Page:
To force the government to take on financial corruption, it is crucial that all financial victims with experience of ASIC’s failings make a submission to the Senate Economics Committee inquiry by 3 February.
The deadline for public submissions to the Senate Economics Committee’s inquiry into “Australian Securities and Investments Commission investigation and enforcement” is less than a month away, and every submission will be crucial to establishing the case for a total overhaul of Australian financial regulation to benefit the public.
Independent economist John Adams and banking expert Martin North explained the importance of making submissions on their In the Interest of the People YouTube show on 7 January.
Click here to watch Less Than 30 Days To Expose Australia’s Financial Cops.
In their show they give the example of an organisation that prepared a complaint report for ASIC, at a cost of around $5,000, but when they lodged the report, they received a “no further action” (NFA) response from ASIC within 45 seconds!
This means that ASIC is relying on a computerised artificial intelligence (AI) system to assess complaints, which is biased towards not investigating financial crime.
NFA was also the kiss of death for the elderly victims of the Sterling First rent-for-life scheme, now all ruined and facing homelessness since the fraudulent scheme collapsed in 2019: ASIC received consistent complaints from the beginning of the scheme in 2015, but every time it marked them as “NFA”.
If ASIC had taken further action, just to investigate even slightly, knowing the scheme was targeting vulnerable elderly people, it could have nipped Sterling in the bud when only a few tenants had paid in a few hundred thousand dollars, instead of waiting until 2019 when more than 100 tenants lost $18 million.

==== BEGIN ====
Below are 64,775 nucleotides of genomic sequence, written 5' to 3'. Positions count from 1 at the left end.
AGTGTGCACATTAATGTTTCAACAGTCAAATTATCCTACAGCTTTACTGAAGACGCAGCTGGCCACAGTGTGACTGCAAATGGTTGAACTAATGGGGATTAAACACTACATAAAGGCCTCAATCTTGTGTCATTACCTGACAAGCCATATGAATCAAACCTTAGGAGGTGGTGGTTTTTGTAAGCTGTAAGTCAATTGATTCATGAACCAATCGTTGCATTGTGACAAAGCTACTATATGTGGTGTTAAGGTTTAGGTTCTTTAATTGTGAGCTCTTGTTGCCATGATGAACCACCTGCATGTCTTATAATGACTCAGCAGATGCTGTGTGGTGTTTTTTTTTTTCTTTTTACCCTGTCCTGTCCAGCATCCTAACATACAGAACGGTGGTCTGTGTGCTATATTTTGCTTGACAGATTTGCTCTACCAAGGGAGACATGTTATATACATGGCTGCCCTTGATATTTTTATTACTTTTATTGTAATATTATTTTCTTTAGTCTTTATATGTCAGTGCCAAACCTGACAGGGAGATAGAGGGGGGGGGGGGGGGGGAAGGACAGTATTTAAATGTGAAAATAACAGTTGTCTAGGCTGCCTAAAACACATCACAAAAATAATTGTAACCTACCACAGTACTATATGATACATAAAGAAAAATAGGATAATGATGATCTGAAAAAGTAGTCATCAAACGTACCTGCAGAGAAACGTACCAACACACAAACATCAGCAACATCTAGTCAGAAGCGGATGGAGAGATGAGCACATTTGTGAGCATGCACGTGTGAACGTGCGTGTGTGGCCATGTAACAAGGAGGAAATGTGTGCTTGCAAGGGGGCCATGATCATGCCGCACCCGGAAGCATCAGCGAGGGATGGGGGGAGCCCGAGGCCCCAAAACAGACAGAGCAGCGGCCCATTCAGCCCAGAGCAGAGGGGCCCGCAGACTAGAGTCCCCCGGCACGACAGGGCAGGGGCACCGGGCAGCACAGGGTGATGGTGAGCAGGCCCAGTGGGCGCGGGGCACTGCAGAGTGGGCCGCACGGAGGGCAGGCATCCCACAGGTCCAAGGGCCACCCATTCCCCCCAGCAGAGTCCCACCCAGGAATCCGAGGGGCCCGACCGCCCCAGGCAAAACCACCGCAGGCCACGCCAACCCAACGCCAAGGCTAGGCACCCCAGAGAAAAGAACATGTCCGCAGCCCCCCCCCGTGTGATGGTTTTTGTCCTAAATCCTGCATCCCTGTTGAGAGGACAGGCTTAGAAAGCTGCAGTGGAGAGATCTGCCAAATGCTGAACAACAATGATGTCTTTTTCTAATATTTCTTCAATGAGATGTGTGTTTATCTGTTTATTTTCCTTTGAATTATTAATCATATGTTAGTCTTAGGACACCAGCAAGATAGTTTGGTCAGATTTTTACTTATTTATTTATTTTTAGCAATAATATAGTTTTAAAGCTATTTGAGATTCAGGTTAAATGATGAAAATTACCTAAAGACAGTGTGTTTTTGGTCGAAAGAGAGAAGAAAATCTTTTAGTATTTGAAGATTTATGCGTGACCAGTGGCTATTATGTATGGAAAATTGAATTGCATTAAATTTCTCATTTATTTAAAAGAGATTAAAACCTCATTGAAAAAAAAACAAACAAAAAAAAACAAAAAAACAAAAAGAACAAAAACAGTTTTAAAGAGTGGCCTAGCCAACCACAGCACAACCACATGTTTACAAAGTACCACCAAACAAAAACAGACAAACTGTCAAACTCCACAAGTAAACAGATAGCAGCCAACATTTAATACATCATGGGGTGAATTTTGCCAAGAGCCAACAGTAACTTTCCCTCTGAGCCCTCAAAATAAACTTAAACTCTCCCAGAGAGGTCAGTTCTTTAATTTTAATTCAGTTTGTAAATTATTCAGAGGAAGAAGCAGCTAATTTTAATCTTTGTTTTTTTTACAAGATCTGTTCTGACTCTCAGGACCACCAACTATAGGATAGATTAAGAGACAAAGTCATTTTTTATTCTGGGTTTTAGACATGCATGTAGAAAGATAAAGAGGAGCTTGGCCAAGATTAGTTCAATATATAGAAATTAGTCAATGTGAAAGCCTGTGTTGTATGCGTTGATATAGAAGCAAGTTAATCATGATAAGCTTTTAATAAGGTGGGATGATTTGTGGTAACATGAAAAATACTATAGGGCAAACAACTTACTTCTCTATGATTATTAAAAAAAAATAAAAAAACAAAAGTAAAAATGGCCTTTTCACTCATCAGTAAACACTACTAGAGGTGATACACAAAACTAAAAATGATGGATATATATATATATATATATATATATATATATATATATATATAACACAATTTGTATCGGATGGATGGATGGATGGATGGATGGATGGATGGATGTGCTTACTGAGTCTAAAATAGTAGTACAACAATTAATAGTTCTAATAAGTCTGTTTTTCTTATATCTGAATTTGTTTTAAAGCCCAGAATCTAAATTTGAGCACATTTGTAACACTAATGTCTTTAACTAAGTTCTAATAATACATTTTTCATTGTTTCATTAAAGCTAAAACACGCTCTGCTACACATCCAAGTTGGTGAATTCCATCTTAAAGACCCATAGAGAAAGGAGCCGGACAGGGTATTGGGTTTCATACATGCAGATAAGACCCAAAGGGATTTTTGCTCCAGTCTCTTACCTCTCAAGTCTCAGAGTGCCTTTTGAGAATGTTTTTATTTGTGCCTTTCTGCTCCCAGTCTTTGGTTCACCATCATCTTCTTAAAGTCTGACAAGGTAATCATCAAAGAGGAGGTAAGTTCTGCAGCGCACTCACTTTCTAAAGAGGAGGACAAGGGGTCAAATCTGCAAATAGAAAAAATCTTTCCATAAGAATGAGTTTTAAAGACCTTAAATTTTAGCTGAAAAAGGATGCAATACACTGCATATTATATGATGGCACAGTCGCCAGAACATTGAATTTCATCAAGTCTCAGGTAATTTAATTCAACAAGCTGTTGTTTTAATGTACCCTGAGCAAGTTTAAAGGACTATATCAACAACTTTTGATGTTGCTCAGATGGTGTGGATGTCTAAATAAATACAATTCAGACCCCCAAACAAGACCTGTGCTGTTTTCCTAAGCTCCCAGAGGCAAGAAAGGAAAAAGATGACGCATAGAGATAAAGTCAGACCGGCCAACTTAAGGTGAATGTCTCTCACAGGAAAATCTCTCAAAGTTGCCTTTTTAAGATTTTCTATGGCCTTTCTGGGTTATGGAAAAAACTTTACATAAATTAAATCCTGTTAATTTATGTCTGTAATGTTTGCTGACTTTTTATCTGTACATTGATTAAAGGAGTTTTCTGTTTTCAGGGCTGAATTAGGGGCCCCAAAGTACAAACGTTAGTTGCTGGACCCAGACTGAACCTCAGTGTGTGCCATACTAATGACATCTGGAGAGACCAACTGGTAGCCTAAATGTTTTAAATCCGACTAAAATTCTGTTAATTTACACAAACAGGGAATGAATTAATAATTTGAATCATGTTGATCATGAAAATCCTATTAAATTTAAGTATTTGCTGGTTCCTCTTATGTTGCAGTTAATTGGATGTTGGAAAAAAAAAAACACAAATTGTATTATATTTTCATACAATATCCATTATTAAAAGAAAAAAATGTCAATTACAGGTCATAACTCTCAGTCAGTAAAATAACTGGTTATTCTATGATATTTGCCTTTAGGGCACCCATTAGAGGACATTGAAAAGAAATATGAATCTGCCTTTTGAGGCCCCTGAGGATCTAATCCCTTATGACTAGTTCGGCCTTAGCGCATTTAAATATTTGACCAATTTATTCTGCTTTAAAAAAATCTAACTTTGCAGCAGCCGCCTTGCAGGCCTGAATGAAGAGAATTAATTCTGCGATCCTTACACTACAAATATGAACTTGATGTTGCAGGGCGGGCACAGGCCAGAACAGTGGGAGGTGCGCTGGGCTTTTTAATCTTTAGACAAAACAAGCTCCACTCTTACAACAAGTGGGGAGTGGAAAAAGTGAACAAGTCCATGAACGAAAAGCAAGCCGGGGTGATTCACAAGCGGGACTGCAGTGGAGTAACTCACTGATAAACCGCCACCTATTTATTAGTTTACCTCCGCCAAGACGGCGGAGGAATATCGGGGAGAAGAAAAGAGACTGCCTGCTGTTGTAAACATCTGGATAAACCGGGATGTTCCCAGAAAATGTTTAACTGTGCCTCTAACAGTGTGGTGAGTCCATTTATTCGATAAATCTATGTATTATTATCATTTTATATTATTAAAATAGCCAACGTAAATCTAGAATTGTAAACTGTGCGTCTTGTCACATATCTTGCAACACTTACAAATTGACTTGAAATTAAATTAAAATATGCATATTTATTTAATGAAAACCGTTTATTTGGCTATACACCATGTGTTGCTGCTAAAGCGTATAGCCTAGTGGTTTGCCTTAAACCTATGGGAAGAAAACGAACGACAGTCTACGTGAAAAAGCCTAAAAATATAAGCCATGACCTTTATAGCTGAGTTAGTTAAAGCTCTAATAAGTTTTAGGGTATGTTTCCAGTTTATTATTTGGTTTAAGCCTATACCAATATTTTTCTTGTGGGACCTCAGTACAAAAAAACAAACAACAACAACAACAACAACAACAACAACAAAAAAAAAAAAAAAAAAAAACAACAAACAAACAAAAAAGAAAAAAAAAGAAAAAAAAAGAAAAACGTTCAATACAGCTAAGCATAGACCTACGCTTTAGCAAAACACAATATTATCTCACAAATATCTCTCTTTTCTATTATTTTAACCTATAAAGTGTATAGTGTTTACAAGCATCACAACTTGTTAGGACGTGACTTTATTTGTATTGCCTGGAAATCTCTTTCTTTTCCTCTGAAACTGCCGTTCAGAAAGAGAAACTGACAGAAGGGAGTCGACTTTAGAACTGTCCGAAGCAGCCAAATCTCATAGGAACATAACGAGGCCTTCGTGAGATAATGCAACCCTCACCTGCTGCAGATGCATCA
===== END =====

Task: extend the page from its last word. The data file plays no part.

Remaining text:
There are literally hundreds of thousands of financial victims in Australia—by some measures millions—who have lost many tens of billions of dollars; just since 2008, more than 200,000 Australians have lost more than $40 billion in managed investment schemes (MIS).
All of these people are not just victims of dodgy schemers or bad luck, but also of a financial cop that doesn’t investigate—a fake regulator.
If you aren’t already a victim, you could easily be next.
There have been numerous inquiries into the failings of the financial system, including ASIC, in the last decade, which have heard the stories of many financial victims.
(Not surprisingly, the only stakeholders who haven’t complained about ASIC are the big banks and the Australian Banking Association led by former Queensland Labor Premier Anna Bligh.)
The myriad financial victims could be forgiven for thinking the inquiries have gone nowhere, but that isn’t quite true. As disappointing as they have been, the inquiries, especially the 2018 Banking Royal Commission, proved the system was broken, and must be fixed, which the politicians pledged to do.
Except the major-party politicians are adept at making promises they know the public want to hear, but then only making token efforts to respond to an issue, so as not to upset the powerful vested interests that would be affected—in this case the banks.
The major-party politicians are trying to claim they responded to the banking royal commission, but all they have done amounts to window dressing.
This new inquiry, coinciding with a new government, is a great opportunity to prove that the Morrison-Frydenberg response to the banking royal commission has not fixed anything—ASIC is still failing the public, and financial victims are still piling up.
It is therefore crucial that all financial victims with firsthand experience of ASIC’s failings don’t give in to despondency by assuming another inquiry is a waste of time, but tell their stories to the inquiry, to ram home the reality of what ASIC’s failings mean to real people in the real world.
This is the only way to force this issue to the front of the political agenda, and give the politicians the spine to take on the vested financial interests like the banks which are very happy with ASIC being a weak and toothless regulator which ignores their abuses.
Make a submission ASAP!
The submissions deadline is 3 February, just before Parliament resumes. Given it is still summer holidays, please prioritise either making a submission yourself and/or spreading the word to ensure all financial victims are aware of the inquiry and make their own submission.
Click here for the Inquiry website with the Terms of Reference and information for making submissions.